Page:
Buddhism is not founded on great world-shattering questions like: ‘Who Made the Universe?’, or ‘What is the Meaning of Life?’ It takes as its jumping off point the basic fact that we all suffer, that life not only has a pleasant, light side but a dark, painful side too — and that’s a problem.
‘Suffering I teach,’ said the Buddha; ‘and the Way out of suffering.’
A couple of years ago I experienced that commonplace modern disaster, the breakup of a marriage. It’s always a trauma when two people who have thrown in their lot together split up. High hopes are dashed, trust is betrayed, and a terrible emotional wrenching takes place. I remember one night of particular desolation, when all my oldest and deepest wounds seemed to have been reopened — and rubbed with fresh salt. A vast despair filled the night.
In Buddhism, we place a special emphasis on practice, on things to do rather than things to think or believe. One vital practice is meditation, which in its most basic form involves awakening awareness. We don’t have to struggle to be aware; it’s our basic nature. We just have to let go of all that obstructs it. Then we can fully attend to what’s happening in the present moment.
So on that desolate night, I sat cross-legged on my meditation cushion, closed my eyes, and just tried to be with the emotional turmoil. It wasn’t at all easy. Our own raw emotions — not just pain, but fear, jealousy, anger and all the rest — are very unwelcome tenants in our house. We will resort to, anything rather than confront them: denial, repression, distraction . . . We’ll even try to wipe them out with drink or entertainment. But none of these ploys can really get at the root of the problem. Difficult emotion can only be resolved through acceptance and awareness.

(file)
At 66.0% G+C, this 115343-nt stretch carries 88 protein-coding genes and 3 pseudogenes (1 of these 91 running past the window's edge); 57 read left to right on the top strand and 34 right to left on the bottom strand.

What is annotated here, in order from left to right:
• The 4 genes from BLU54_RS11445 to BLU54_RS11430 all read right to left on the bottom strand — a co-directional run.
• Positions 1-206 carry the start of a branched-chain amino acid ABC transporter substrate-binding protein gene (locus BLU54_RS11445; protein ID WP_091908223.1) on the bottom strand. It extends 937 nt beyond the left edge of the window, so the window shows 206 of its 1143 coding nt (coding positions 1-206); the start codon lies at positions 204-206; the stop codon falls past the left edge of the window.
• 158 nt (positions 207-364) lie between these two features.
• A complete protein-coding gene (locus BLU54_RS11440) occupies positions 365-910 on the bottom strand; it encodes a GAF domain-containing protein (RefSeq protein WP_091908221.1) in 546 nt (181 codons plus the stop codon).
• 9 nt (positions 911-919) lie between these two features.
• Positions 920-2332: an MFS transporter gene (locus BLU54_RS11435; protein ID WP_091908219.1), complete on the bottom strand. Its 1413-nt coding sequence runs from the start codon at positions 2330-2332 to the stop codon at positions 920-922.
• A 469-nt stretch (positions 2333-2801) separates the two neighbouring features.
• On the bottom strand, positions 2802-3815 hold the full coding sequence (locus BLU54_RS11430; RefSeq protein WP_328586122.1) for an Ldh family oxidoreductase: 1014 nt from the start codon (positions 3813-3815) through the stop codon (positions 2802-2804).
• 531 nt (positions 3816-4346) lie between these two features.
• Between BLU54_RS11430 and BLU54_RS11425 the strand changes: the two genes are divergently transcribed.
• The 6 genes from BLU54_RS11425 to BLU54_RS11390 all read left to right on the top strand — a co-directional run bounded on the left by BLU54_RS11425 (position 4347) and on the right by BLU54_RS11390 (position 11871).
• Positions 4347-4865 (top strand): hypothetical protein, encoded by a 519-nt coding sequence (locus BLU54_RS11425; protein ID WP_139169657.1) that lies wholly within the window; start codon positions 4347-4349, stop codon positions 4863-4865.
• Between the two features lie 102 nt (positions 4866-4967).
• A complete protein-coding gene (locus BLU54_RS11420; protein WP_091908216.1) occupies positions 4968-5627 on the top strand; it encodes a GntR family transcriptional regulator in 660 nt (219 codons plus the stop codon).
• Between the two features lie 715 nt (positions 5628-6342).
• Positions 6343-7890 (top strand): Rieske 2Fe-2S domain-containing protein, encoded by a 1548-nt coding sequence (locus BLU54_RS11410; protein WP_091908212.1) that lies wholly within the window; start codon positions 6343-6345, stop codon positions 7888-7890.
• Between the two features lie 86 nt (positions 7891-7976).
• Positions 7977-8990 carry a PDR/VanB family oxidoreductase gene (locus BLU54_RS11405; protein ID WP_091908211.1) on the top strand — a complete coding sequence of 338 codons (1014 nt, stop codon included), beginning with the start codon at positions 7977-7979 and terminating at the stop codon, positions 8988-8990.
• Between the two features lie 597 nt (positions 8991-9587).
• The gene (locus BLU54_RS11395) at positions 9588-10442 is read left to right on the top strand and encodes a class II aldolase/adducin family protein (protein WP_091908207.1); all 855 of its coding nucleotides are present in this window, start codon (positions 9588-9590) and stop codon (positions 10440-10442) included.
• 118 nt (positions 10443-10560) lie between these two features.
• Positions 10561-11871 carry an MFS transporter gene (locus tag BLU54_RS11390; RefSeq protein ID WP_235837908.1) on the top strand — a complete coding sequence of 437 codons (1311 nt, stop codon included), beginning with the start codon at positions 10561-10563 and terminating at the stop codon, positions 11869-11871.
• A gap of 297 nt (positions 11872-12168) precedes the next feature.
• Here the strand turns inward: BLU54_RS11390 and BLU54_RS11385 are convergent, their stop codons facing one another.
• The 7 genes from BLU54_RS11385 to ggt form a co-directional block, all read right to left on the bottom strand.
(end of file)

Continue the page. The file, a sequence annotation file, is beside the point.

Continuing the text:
So it was a struggle for me. My mind tried every trick to avoid looking at what I was actually feeling. But in the end resistance and evasion gave way and I was able to hospitably entertain my pain in the vastness of awareness. Then that fiery cauldron of feeling began to change. It seemed to open out. It was no longer strictly personal — my suffering — but infinitely wide and deep. Then I knew that our own suffering, if faced, puts us in touch with the measureless suffering of the world. For every sentient being that has come into existence has been wounded in some way.
Once the Buddha asked his disciples: ‘What is the greater, the tears you have shed during your many rebirths, or the water in the four great oceans?’
The disciples replied: ‘Insofar as we have understood your teaching, the flood of tears is greater.’
‘Well said!’ the Buddha commented. ‘For a long, long time you have experienced the death of mothers, sons, daughters, the misery of relations, the misery of wealth; for a long, long time you have experienced the misery of disease . . . Weeping and wailing, the flood of tears shed by you is indeed greater than all the waters of the mighty oceans . . . ‘
When we stand on the brink of the ocean of collective suffering, we awaken to our basic humanity — and more than that, to our common ground with all life. We aren’t alone. Life is a process from which no one and nothing can escape unscathed. Awareness of this transforms personal pain into the warmth of compassion, which is the source from which true kindness springs.
More from John Snelling here.
Published in the December 1989 Buddhism Now
[Originally broadcast on the ‘Reflections’ series on the BBC World Service.]